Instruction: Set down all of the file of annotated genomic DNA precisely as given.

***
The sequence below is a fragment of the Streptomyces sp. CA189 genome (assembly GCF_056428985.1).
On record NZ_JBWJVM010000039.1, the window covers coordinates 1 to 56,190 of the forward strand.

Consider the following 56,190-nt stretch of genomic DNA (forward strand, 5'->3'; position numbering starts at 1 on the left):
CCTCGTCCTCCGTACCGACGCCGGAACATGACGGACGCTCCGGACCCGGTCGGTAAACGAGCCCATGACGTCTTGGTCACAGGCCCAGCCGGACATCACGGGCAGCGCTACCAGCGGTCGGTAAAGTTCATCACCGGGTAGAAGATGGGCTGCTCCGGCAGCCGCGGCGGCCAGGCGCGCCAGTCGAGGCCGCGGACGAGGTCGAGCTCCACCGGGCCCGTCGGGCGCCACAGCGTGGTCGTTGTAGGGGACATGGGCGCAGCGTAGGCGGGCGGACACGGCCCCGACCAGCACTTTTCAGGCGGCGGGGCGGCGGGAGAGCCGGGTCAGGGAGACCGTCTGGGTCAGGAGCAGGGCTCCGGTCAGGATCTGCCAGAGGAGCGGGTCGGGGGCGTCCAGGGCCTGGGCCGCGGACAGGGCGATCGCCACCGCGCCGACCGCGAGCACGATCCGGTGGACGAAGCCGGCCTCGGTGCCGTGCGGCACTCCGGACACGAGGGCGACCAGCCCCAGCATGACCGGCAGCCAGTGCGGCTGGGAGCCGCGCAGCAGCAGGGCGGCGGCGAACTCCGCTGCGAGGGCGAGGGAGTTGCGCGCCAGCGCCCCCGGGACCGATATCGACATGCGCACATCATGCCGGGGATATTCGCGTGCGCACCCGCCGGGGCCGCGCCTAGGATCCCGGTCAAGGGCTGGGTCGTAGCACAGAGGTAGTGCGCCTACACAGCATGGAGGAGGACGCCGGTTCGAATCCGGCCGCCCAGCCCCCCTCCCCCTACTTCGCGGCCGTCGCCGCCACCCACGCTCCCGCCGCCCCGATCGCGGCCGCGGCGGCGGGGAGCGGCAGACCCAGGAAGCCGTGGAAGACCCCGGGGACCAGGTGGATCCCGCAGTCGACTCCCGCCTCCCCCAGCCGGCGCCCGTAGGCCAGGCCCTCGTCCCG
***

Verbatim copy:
The sequence below is a fragment of the Streptomyces sp. CA189 genome (assembly GCF_056428985.1).
On record NZ_JBWJVM010000039.1, the window covers coordinates 1 to 56,190 of the forward strand.

Consider the following 56,190-nt stretch of genomic DNA (forward strand, 5'->3'; position numbering starts at 1 on the left):
CCTCGTCCTCCGTACCGACGCCGGAACATGACGGACGCTCCGGACCCGGTCGGTAAACGAGCCCATGACGTCTTGGTCACAGGCCCAGCCGGACATCACGGGCAGCGCTACCAGCGGTCGGTAAAGTTCATCACCGGGTAGAAGATGGGCTGCTCCGGCAGCCGCGGCGGCCAGGCGCGCCAGTCGAGGCCGCGGACGAGGTCGAGCTCCACCGGGCCCGTCGGGCGCCACAGCGTGGTCGTTGTAGGGGACATGGGCGCAGCGTAGGCGGGCGGACACGGCCCCGACCAGCACTTTTCAGGCGGCGGGGCGGCGGGAGAGCCGGGTCAGGGAGACCGTCTGGGTCAGGAGCAGGGCTCCGGTCAGGATCTGCCAGAGGAGCGGGTCGGGGGCGTCCAGGGCCTGGGCCGCGGACAGGGCGATCGCCACCGCGCCGACCGCGAGCACGATCCGGTGGACGAAGCCGGCCTCGGTGCCGTGCGGCACTCCGGACACGAGGGCGACCAGCCCCAGCATGACCGGCAGCCAGTGCGGCTGGGAGCCGCGCAGCAGCAGGGCGGCGGCGAACTCCGCTGCGAGGGCGAGGGAGTTGCGCGCCAGCGCCCCCGGGACCGATATCGACATGCGCACATCATGCCGGGGATATTCGCGTGCGCACCCGCCGGGGCCGCGCCTAGGATCCCGGTCAAGGGCTGGGTCGTAGCACAGAGGTAGTGCGCCTACACAGCATGGAGGAGGACGCCGGTTCGAATCCGGCCGCCCAGCCCCCCTCCCCCTACTTCGCGGCCGTCGCCGCCACCCACGCTCCCGCCGCCCCGATCGCGGCCGCGGCGGCGGGGAGCGGCAGACCCAGGAAGCCGTGGAAGACCCCGGGGACCAGGTGGATCCCGCAGTCGACTCCCGCCTCCCCCAGCCGGCGCCCGTAGGCCAGGCCCTCGTCCCG